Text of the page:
## Research

In the United States, many children from working class or low-income households are gravely aware that one of the ways out of poverty is through education. Numerous jobs that would spur this upward mobility require a foundation in mathematics and science. Unfortunately, many school districts struggle to get students to proficiency in math and science by the the time of their high school graduation, serving as a major roadblock to this possibility. Thus, it is necessary to understand why some students struggle more than others in math and science, how we might provide students with meaningful learning opportunities, and evaluate how these opportunities help students excel.

I am broadly interested in how students learn math and science and how we can use psychological science to improve students' educational experiences. To do this, I employ the Opportunity - Propensity model (Byrnes & Miller-Cotto, 2016) to examine variables, or

Through my research I have identified two important propensity factors related to learning and performance in math and science: students' prior knowledge and their executive function ability. As such, I am particularly interested in the co-development of these two factors and how they promote or inhibit learning. With this in mind, I hope to answer three specific questions:

Papers associated with these lines of work are listed below, with links to these papers in the Publications tab above.

I am broadly interested in how students learn math and science and how we can use psychological science to improve students' educational experiences. To do this, I employ the Opportunity - Propensity model (Byrnes & Miller-Cotto, 2016) to examine variables, or

*opportunities (*e.g. books at home, exposure to math games, reformed instruction) and*propensities*(e.g., prior knowledge, executive functions, motivation)*,*that explain success and struggle in math and science. I use aspects of this theoretical framework to systematically test how opportunities and propensities interact in classrooms to better refine this model through experimental designs and evaluating interventions. In this way, I view my research program as an iterative process: first building and testing theory, then zooming in to empirically test aspects of the theory in isolation, and zooming back out to refine the theory.Through my research I have identified two important propensity factors related to learning and performance in math and science: students' prior knowledge and their executive function ability. As such, I am particularly interested in the co-development of these two factors and how they promote or inhibit learning. With this in mind, I hope to answer three specific questions:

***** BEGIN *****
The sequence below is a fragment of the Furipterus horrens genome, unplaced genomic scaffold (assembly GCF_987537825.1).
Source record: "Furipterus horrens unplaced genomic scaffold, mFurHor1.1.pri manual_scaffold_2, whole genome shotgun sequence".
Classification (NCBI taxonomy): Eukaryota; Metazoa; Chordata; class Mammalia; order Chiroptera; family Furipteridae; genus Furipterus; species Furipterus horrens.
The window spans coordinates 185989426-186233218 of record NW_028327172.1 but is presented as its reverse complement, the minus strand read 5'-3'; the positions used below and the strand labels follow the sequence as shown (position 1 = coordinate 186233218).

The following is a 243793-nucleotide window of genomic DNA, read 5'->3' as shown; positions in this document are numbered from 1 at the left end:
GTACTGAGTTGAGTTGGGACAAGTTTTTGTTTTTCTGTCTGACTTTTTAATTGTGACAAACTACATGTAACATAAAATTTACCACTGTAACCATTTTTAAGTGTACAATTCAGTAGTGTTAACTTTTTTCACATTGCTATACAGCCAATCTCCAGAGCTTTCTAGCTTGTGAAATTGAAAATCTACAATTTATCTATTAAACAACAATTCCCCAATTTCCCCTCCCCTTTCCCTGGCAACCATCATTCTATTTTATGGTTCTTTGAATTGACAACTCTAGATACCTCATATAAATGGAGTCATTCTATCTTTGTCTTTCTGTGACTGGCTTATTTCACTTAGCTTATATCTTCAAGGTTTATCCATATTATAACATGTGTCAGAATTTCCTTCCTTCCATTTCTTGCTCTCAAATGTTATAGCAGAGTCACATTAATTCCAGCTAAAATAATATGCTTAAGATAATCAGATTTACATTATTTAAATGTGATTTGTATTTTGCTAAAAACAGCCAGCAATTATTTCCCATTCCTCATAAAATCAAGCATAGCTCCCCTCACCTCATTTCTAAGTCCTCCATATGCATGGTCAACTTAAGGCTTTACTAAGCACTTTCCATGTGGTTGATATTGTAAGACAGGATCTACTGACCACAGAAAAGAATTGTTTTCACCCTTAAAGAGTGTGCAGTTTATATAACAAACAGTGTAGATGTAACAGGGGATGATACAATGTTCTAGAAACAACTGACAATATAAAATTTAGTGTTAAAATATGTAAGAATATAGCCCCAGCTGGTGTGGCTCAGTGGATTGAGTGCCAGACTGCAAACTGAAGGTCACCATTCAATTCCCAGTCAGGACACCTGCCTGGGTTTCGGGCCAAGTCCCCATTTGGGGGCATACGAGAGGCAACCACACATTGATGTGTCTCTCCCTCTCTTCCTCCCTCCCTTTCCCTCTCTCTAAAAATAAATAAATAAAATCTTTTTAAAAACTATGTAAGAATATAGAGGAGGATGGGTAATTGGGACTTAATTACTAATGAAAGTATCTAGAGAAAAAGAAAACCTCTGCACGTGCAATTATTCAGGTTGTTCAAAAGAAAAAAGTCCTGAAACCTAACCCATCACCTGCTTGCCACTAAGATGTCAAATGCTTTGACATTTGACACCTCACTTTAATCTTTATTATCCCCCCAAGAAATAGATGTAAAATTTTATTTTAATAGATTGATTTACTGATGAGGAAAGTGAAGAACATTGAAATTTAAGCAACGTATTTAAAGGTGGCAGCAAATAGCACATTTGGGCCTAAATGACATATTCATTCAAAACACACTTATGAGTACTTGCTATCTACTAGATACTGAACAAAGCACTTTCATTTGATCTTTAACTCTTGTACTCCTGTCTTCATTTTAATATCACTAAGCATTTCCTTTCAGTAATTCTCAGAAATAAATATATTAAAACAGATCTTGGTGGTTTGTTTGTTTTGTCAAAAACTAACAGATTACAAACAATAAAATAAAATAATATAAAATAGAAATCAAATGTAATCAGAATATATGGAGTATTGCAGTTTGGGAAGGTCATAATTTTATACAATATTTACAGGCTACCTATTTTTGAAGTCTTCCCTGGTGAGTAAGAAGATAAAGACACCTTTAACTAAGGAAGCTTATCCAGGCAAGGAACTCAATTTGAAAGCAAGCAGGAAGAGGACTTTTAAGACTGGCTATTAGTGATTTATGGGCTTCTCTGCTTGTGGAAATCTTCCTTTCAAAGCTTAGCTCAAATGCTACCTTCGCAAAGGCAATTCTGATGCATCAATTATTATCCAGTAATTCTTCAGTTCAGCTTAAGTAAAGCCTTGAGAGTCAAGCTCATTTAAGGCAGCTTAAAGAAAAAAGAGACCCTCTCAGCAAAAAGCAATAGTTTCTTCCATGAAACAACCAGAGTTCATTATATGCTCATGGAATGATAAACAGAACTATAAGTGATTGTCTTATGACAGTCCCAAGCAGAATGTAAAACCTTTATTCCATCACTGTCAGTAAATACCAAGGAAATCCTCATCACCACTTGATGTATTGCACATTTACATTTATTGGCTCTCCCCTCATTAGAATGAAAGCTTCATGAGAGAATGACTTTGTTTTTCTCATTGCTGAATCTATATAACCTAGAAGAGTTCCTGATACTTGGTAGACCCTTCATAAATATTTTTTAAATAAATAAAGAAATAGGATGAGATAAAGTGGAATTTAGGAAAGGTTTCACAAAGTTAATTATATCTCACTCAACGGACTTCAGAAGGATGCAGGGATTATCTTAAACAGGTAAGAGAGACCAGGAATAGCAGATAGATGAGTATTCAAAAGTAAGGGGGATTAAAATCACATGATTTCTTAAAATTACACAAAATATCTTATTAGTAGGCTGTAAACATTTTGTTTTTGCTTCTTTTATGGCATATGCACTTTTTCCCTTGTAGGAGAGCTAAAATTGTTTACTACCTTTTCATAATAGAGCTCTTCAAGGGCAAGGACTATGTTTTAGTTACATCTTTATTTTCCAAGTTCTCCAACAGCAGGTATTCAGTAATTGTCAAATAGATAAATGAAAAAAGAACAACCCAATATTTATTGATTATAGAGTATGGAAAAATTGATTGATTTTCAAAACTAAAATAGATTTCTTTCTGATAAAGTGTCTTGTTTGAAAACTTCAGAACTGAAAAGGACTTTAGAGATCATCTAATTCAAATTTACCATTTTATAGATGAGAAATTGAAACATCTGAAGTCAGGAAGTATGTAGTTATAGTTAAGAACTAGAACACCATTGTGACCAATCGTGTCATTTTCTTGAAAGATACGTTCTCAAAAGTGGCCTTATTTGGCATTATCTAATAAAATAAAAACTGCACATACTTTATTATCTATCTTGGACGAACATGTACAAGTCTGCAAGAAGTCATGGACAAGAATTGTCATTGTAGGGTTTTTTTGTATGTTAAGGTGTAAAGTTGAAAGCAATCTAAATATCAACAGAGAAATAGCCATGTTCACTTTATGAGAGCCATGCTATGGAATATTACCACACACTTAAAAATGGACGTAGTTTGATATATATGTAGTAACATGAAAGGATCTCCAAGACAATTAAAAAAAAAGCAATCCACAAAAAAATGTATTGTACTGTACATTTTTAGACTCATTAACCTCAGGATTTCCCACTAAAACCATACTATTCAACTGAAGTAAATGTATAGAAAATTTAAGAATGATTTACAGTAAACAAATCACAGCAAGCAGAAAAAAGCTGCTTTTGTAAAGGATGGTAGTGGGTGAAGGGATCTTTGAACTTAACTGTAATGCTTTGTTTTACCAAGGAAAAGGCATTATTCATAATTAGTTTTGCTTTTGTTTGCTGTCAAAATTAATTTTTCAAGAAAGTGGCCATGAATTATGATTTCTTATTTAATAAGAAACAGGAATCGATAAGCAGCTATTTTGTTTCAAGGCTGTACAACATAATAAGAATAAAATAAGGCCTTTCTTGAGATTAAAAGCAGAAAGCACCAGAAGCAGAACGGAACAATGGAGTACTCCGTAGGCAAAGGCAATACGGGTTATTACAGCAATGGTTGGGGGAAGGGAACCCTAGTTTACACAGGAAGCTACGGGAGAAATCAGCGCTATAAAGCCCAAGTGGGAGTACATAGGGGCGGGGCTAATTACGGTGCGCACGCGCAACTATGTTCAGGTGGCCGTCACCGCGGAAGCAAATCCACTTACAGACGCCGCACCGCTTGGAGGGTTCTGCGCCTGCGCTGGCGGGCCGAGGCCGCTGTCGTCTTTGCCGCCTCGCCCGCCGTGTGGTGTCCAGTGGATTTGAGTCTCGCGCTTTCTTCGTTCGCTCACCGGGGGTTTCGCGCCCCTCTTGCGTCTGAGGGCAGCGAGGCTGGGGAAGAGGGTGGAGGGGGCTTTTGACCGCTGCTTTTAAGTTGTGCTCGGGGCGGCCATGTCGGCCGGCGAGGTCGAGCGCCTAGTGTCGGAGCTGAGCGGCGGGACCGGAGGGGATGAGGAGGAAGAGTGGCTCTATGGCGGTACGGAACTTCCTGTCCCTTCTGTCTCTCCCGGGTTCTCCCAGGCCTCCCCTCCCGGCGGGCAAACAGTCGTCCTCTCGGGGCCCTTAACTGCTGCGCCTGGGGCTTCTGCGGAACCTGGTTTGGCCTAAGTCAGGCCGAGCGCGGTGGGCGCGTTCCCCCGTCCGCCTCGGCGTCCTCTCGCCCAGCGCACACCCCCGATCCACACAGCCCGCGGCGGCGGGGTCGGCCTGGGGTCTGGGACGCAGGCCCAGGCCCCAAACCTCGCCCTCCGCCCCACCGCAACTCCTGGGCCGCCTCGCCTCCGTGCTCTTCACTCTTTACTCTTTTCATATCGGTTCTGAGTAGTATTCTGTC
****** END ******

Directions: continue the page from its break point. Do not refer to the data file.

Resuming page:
- What educational or home opportunities (a) prime students for learning (b) predict growth in executive functions (c) predict subsequent math and science achievement or achievement more generally?
- What is the nature and the relationship of math ability and executive functions?
- What are the effects of instructional interventions on learning that take executive function capacity in to account?

Papers associated with these lines of work are listed below, with links to these papers in the Publications tab above.

## What educational or home opportunities prime students for learning, predict growth in executive functions, and predict subsequent math and science achievement (or achievement more generally)?

- Byrnes, J.P., Wang, A. H., &
**Miller-Cotto, D**. (2019). Children as mediators of their own cognitive development in kindergarten*.**Cognitive Development, 50,*80-97. - Byrnes, J. P.,
**Miller-Cotto, D**., & Wang, A. H. (2018). Children as mediators of their own development: The case of learning science in kindergarten and first grade.*Journal**of Cognition and Development*,*19,*248 – 277. **Miller-Cotto, D.**, & Byrnes, J. P. (2016). Ethnic/racial identity and academic achievement: A meta-analytic review.*Developmental Review, 41*, 51-70.- Byrnes, J. P., &
**Miller-Cotto, D**. (2016). The growth of mathematics and reading skills in segregated and diverse schools: An opportunity-propensity analysis of a national database.*Contemporary Educational Psychology, 46,*34-51.

## What is the nature and the relationship of math ability and executive functions?

**Miller-Cotto, D.**, & Byrnes, J. P. (revised, resubmitted). What’s the best way to characterize the relationship between working memory and achievement?: An exploration of competing theories.

## What are the effects of math and science interventions on learning that take executive function capacity in to account?

**Miller-Cotto, D.**, & Auxter, A. E. (revised, resubmitted). Testing the ecological validity of faded worked examples in algebra.**Miller-Cotto, D.**, Booth, J. L., Chang, B. L., Cromley, J. G., Newcombe, N. S., & Williams, T.A. (revised, resubmitted). Sketching and verbal self-explanation: Do they help middle school children solve math and science problems?- Barbieri, C. A.,
**Miller-Cotto, D**., & Booth, J. L. (2019). Lessening the load of misconceptions: Design-based principles for algebra learning.*Journal**of the Learning Sciences.*